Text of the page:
Red Velvet Cake
makes one two-layer 9″ round cake or 28 cupcakes

For Greasing:
2 tablespoons all-purpose flour
2 tablespoons canola or vegetable oil

Cake:
2 1/2 cups all-purpose flour
1/2 cup natural unsweetened cocoa powder (not Dutch process)
1/3 cup cornstarch
2 cups granulated sugar
1 teaspoon baking soda
1 teaspoon Kosher or sea salt
1 cup canola or vegetable oil
3 large eggs + 1 large egg yolk, room temperature
2 teaspoons pure vanilla extract
1 teaspoon white vinegar*
2 cups buttermilk*
1/2-3 tablespoons liquid red food coloring*

Cream Cheese Frosting:
8 ounces full-fat brick-style cream cheese, softened to room temperature
1 cup (2 sticks) unsalted butter, softened to room temperature
1 pound confectioner’s sugar
pinch of Kosher or sea salt
2 teaspoons pure vanilla extract

For Decorating (optional):
reserved cake scraps, from trimming the layers
4 tablespoons sparkling sugar*, divided
gold gel food coloring
gold luster dust
black gel food coloring

Preheat oven to 350F.

In a small bowl, whisk together greasing mixture ingredients. Using a pastry brush, paint the mixture onto the entire insides of two 9-inch round cake pans. Set aside.

Make the cake. In a medium mixing bowl, sift together flour, cocoa powder, cornstarch, salt, baking soda, and salt. Whisk to combine. Set aside.

In a large mixing bowl, whisk together oil, eggs and yolk, vanilla, white vinegar, buttermilk, and red food coloring. Add dry ingredients in three installments, combining completely after each addition.

Divide batter evenly into prepared pans. Tap full pans lightly on the counter five times. Bake for 23-28 minutes, or until a toothpick inserted in the centers comes out clean. Let cool in the pans for ten minutes. Run a small thin knife around the edges of the pans before inverting the layers onto racks to cool completely. Once layers are cool, use a serrated knife to even the tops. Reserve the cake scraps.

Make the frosting. In a large mixing bowl, use an electric mixer to beat cream cheese and butter together until light and fluffy. Add confectioner’s sugar and salt in two installments, until completely combined. Beat in vanilla. Once combined, beat on high for two additional minutes, until light and fluffy.

Fill and frost cooled cakes. Crumble reserved cake scraps and use them to decorate the cake as desired.

If you want to decorate with sparkling sugar, place two tablespoons of the sugar into two small bowls. Add a small dab of gold gel food coloring to one bowl, and a small dab of black to the other. Use forks to stir the gel into the sugar until it’s completely dyed. Stir a touch of gold luster dust (less than 1/8 teaspoon) to the gold sugar. Decorate as desired.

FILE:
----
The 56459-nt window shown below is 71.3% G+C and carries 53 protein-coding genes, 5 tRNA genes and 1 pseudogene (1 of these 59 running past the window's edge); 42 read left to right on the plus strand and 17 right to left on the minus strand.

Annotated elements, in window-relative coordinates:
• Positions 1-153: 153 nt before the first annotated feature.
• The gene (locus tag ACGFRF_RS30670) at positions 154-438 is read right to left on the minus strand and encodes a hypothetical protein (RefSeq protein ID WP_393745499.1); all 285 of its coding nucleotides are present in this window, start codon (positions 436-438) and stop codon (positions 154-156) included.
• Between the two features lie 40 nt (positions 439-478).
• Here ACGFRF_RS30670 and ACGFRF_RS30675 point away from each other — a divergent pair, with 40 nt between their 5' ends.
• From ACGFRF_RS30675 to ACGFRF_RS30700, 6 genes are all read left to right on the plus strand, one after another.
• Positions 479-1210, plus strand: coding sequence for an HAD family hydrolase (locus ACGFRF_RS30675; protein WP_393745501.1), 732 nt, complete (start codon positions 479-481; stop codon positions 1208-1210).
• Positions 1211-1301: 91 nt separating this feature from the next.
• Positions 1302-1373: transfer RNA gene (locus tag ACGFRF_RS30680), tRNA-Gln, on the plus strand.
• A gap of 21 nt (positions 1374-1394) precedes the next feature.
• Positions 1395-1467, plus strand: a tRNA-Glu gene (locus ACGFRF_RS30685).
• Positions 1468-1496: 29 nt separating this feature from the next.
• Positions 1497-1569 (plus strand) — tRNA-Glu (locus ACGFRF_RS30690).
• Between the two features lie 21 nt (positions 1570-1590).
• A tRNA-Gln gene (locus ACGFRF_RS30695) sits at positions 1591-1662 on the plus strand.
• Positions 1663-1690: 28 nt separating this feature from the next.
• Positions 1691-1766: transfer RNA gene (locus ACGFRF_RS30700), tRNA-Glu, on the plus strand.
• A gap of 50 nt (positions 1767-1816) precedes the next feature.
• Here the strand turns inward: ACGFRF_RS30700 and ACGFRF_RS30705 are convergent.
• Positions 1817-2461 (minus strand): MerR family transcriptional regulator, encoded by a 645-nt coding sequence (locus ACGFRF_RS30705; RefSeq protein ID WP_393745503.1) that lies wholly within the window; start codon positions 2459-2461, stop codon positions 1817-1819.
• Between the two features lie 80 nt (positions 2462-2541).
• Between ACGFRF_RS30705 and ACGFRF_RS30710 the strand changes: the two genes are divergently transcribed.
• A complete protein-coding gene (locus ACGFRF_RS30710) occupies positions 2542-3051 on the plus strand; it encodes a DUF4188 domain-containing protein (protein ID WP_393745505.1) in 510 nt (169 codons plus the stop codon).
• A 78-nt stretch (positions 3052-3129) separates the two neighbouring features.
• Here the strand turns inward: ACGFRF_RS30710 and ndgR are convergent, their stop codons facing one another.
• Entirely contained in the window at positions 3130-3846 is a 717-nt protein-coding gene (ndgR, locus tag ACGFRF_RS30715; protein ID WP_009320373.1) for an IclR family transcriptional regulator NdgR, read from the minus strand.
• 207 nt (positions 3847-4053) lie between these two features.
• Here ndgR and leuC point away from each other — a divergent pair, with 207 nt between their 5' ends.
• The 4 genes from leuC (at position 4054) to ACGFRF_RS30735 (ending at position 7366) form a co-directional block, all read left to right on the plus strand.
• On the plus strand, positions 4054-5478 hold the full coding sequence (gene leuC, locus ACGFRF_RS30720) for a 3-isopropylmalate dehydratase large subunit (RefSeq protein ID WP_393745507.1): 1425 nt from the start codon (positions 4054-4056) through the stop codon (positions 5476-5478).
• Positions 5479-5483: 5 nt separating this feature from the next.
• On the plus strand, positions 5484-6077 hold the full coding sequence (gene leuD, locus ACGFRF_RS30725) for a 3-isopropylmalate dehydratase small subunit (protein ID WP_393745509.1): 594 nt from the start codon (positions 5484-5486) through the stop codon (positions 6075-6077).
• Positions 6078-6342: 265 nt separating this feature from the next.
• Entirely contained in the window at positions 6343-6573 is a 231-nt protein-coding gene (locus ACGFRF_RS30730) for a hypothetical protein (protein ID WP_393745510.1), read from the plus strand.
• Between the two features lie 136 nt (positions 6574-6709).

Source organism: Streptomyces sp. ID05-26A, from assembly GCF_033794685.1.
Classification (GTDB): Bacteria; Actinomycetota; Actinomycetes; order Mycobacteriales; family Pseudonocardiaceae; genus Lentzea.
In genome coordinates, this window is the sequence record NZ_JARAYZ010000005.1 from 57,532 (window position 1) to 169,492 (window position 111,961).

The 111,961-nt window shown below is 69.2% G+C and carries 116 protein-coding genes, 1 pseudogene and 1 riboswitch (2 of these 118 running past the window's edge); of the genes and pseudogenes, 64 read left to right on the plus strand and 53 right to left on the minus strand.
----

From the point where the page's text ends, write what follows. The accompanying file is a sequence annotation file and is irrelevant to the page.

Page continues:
Frosted cake will keep covered at room temperature for three days, or in the refrigerator for up to a week.

Notes:

1. For cupcakes, divide prepared batter into 24 standard muffin cups, filling them 2/3 of the way full. Bake at 350F for 16-18 minutes, or until a toothpick inserted in the center of a cupcake comes out clean.
2. Apple cider vinegar may be substituted.
3. If you don’t have buttermilk on hand, place 2 teaspoons of vinegar or lemon juice in the bottom of a liquid measuring cup. Pour milk up to the 2 cup mark. Stir. Let sit for five minutes before using. Do not use skim or fat free milk.
4. Add as much or as little red food coloring as needed to achieve your desired shade, keeping in mind that the color will darken as the cakes bake.
5. I use Wilton White Sparkling Sugar.

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No-Churn Mint Chocolate Chip Cookie Dough Ice Cream

 I know. I know! Who makes ice cream in February?!

But I have three very good reasons:

1. It’s been in the fifties and sixties multiple times since last weekend’s deep freeze. In NYC, that’s practically June.
2. Until last week, I hadn’t had a freezer bigger than a shoe box in three years. I had to have something to put in it!
3. I wanted ice cream. 

But what kind of ice cream? My two favorite flavors are Chocolate Chip Cookie Dough and Mint Chocolate Chip. I hadn’t been able to keep either at home for so long, making that decision just seemed impossible.